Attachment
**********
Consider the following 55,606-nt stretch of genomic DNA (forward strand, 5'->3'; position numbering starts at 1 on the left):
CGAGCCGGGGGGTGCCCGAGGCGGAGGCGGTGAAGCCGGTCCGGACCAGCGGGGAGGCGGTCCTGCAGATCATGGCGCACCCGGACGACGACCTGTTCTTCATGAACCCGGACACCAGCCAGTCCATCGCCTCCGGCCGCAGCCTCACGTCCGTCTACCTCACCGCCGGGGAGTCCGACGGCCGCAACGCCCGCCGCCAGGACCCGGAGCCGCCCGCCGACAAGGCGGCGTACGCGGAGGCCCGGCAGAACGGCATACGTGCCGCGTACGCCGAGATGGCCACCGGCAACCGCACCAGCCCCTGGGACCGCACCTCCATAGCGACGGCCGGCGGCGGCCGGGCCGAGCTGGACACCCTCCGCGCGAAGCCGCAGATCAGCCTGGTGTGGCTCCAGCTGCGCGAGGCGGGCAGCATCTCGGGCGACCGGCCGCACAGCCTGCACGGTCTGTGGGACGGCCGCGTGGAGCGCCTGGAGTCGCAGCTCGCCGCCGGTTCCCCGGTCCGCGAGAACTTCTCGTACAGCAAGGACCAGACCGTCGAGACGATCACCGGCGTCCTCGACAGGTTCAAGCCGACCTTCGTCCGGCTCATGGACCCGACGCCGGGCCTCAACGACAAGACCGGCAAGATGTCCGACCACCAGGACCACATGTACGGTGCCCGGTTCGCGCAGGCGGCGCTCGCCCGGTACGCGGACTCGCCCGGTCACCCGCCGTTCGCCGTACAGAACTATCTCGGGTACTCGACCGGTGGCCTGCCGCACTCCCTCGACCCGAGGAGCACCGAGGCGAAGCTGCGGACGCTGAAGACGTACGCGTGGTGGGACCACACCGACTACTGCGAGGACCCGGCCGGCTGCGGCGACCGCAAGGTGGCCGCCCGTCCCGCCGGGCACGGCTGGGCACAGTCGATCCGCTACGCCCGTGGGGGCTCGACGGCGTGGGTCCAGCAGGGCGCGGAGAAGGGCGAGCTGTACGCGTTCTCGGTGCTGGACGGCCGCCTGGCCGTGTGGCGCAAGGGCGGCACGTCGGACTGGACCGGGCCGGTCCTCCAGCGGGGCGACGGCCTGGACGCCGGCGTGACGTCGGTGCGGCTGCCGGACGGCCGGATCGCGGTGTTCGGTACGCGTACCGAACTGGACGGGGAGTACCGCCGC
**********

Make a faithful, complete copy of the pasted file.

Consider the following 55,606-nt stretch of genomic DNA (forward strand, 5'->3'; position numbering starts at 1 on the left):
CGAGCCGGGGGGTGCCCGAGGCGGAGGCGGTGAAGCCGGTCCGGACCAGCGGGGAGGCGGTCCTGCAGATCATGGCGCACCCGGACGACGACCTGTTCTTCATGAACCCGGACACCAGCCAGTCCATCGCCTCCGGCCGCAGCCTCACGTCCGTCTACCTCACCGCCGGGGAGTCCGACGGCCGCAACGCCCGCCGCCAGGACCCGGAGCCGCCCGCCGACAAGGCGGCGTACGCGGAGGCCCGGCAGAACGGCATACGTGCCGCGTACGCCGAGATGGCCACCGGCAACCGCACCAGCCCCTGGGACCGCACCTCCATAGCGACGGCCGGCGGCGGCCGGGCCGAGCTGGACACCCTCCGCGCGAAGCCGCAGATCAGCCTGGTGTGGCTCCAGCTGCGCGAGGCGGGCAGCATCTCGGGCGACCGGCCGCACAGCCTGCACGGTCTGTGGGACGGCCGCGTGGAGCGCCTGGAGTCGCAGCTCGCCGCCGGTTCCCCGGTCCGCGAGAACTTCTCGTACAGCAAGGACCAGACCGTCGAGACGATCACCGGCGTCCTCGACAGGTTCAAGCCGACCTTCGTCCGGCTCATGGACCCGACGCCGGGCCTCAACGACAAGACCGGCAAGATGTCCGACCACCAGGACCACATGTACGGTGCCCGGTTCGCGCAGGCGGCGCTCGCCCGGTACGCGGACTCGCCCGGTCACCCGCCGTTCGCCGTACAGAACTATCTCGGGTACTCGACCGGTGGCCTGCCGCACTCCCTCGACCCGAGGAGCACCGAGGCGAAGCTGCGGACGCTGAAGACGTACGCGTGGTGGGACCACACCGACTACTGCGAGGACCCGGCCGGCTGCGGCGACCGCAAGGTGGCCGCCCGTCCCGCCGGGCACGGCTGGGCACAGTCGATCCGCTACGCCCGTGGGGGCTCGACGGCGTGGGTCCAGCAGGGCGCGGAGAAGGGCGAGCTGTACGCGTTCTCGGTGCTGGACGGCCGCCTGGCCGTGTGGCGCAAGGGCGGCACGTCGGACTGGACCGGGCCGGTCCTCCAGCGGGGCGACGGCCTGGACGCCGGCGTGACGTCGGTGCGGCTGCCGGACGGCCGGATCGCGGTGTTCGGTACGCGTACCGAACTGGACGGGGAGTACCGCCGC